Alexander and the Terrible, Horrible, No Good, Very Bad Day
Alexander and the Terrible, Horrible, No Good, Very Bad Day Introduction
In A Nutshell
First things first:
We don't expect your four-year-old to be reading through this whole guide. But we do know that it will help you use Alexander and the Terrible, Horrible, No Good, Very Bad Day as an amazing teaching tool for everything from emotional understanding to problem-solving to why they should clean their room. (You're welcome.) The book has remained in our hearts and on our children's bookshelves for over four decades.
We're here to show you why.
Judith Viorst wrote Alexander back in 1972, and it's been a centerpiece of children's literature ever since. Maybe it's Alexander's lovable crabbiness, maybe it's the fact that kids and adults can empathize with his plight, maybe it's just one big pity party. Whatever the reason, Alexander is one of those books that strikes a (minor) chord.
Children's literature is a really tricky thing to sell because it actually has a dual audience: the kids who are supposed to love it and the adults who are supposed to buy it. No parent or teacher wants to shell out for a book that it is a nightmare to read. But Viorst's rambling, cynical hero reveals the humor in the tantrumy melodrama of childhood bad moods. In short, grown-ups love it. At the same time, Alexander provides a perfect mirror for the little tykes who see the world the same way he does.
There you have it. Alexander: educational for the kids and fun for the adults.
But who cares about 28 little pages in the long run? Turns out, lots and lots of people. And you should, too.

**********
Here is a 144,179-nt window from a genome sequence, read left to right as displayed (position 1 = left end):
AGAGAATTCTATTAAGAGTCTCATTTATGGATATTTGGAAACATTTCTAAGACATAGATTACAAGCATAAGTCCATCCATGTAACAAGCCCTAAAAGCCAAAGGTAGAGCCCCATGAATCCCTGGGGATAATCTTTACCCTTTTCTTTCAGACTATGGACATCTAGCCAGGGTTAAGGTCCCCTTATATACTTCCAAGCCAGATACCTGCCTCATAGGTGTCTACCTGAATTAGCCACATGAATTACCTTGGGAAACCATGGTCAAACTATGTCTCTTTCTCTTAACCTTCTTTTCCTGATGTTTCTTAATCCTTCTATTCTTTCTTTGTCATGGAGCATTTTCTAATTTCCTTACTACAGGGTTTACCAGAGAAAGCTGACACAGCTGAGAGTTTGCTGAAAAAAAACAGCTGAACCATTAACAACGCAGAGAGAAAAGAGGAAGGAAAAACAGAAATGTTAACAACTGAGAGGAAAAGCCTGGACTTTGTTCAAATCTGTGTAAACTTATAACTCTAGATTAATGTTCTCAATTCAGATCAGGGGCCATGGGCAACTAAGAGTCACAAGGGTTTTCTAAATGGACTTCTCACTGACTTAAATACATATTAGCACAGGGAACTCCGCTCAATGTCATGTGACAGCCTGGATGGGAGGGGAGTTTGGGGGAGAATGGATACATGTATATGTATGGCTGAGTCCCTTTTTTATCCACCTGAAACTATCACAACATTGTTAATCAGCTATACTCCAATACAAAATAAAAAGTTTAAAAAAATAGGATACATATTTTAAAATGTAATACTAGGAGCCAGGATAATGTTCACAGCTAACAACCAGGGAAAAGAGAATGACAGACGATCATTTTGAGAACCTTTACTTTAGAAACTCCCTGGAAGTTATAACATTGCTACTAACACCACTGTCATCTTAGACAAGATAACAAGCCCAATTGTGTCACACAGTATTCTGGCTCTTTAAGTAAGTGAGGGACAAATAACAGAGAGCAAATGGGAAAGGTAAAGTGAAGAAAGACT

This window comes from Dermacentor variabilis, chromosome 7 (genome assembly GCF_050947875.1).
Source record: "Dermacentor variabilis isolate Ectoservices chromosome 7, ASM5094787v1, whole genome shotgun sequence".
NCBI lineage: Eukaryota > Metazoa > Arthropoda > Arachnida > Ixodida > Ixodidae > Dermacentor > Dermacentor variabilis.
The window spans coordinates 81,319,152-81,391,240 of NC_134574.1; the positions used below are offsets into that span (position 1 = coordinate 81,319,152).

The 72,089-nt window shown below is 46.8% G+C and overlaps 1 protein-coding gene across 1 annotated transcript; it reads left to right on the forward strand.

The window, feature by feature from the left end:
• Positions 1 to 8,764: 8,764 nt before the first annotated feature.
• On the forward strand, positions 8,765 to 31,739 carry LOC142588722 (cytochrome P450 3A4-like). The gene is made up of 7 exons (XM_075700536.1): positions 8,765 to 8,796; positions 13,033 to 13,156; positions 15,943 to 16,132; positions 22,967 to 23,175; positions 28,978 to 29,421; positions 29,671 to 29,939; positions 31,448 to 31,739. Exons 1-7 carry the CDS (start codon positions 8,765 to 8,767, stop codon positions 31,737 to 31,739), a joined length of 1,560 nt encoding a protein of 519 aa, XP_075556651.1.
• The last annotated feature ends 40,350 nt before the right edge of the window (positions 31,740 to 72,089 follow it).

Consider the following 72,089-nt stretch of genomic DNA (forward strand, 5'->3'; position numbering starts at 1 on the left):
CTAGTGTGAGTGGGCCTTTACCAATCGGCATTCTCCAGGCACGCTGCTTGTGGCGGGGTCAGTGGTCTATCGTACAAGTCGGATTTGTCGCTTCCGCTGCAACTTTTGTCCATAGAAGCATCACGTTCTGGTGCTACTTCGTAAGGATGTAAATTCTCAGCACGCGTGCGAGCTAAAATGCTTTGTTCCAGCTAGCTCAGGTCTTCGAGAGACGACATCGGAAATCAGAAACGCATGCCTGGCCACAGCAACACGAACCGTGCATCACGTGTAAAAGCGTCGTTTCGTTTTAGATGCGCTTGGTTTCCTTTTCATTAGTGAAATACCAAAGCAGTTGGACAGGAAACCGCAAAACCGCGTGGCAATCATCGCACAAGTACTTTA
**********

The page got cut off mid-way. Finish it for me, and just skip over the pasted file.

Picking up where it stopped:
That's right, we'll say it. In this case, peer pressure is actually a valuable thing. Why? Because the concept of "childhood" is the center of some hot debate in some circles. Is being a kid fundamentally different than being an adult? When does childhood end? Are kids people, too? Thanks to lasting power of Judith Viorst's protagonist—hero of three other children's books—Alexander has become a strong representation of what our society thinks of when we think of childhood.
The book is a must-read for kids and adults alike. Viorst's version of childhood has leapt from print to stage to TV and now to the silver screen, and there's no end in sight.
If you want to know what people think it's like to be a kid, this is a great place to start.
Why Should I Care?
Do you want your books to end with a happily ever after? Then Alexander isn't for you.
But it may just be perfect for kids.
Most children's literature—from ancient fairytales to contemporary picture books—bring a happy, pro-social, we're-all-friends kind of tone to the world. Alexander, however, is the par excellence of negativity, the cynic's manifesto, the antiserum to the syrupy sweetnessthat so often prevails in children's media.
So if it's such a downer, why do people love the book so much? Is it just that misery loves company?
Kids get pretty emotionally invested in the story, while grown-ups get to feel good about what their kids are learning. While kids are reading about Alexander's bad day, they're presumably in a better mood than him, meaning they can think about how he could solve his problems, see how his reactions are maybe a little dramatic, and come up with ways for him to cope with all that crappy stuff that's happening to him.
Turns out, learning these strategies for dealing with terrible, horrible, no good, very bad days pays off in the long run. We're talking better grades in school, better jobs, and just general happiness.
That's right: building character is actually a thing.